Sales solicitations and collection calls can be very annoying, especially when a roto-dialer initiates contact and asks you to hold for “a very important matter.” While many consumers have experienced these calls at home, few actually understand that they should not be used on mobile phones. In fact, federal law prohibits this practice.
Under the Telephone Consumer Protection Act (TCPA), debt collectors may not call cellular phones using an automated dialer, or with pre-recorded messages without the user’s consent. Like violations of the Fair Debt Collection Practices Act (FDCPA), TCPA offenses are also taken seriously. The law allows for a $500 fine for each violation, and consumers can bring suit to seek $1500 in damages for each time a company uses an automated dialer to contact them.
A number of notable class action settlements have been approved in 2012 involving roto-dialers and unsolicited text messages (otherwise known as text spam). They include:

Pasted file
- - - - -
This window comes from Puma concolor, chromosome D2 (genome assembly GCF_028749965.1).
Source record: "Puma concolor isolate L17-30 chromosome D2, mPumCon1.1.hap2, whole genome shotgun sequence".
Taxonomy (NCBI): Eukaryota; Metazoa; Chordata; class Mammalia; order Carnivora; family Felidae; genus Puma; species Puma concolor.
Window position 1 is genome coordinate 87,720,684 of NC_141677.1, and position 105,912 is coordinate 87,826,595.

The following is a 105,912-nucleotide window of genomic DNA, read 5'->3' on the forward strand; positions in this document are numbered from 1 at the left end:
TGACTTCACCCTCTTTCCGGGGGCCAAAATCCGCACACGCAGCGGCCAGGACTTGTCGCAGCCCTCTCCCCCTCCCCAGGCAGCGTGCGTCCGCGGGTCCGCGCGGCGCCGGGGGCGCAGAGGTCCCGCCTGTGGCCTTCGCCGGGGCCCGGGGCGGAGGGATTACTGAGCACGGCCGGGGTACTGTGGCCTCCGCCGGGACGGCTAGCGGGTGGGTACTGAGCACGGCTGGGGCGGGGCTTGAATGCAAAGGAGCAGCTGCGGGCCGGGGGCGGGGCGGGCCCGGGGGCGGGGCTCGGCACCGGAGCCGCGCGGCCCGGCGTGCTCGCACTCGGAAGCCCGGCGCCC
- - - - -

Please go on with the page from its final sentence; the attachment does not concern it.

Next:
Adams, et al. v. AllianceOne Receivables Managements, Inc– Receivables collection company allegedly used automated dialers to contact cell phones from 2004-2010. $9 million settlement reached with class members.
Arthur, et al. v. Sallie Mae, Inc – Student loan holder used unsolicited text messages to contact borrowers. Agreed to pay $24.15 million to borrowers as part of the settlement.
Connor v. JPMorgan Chase – Lender violated the TCPA by using auto-dialer to contact holders of home equity lines of credit without their consent. $9 million settlement fund was established.
If you have questions about past TCPA violations or believe you may be included in a class, an experienced attorney can help.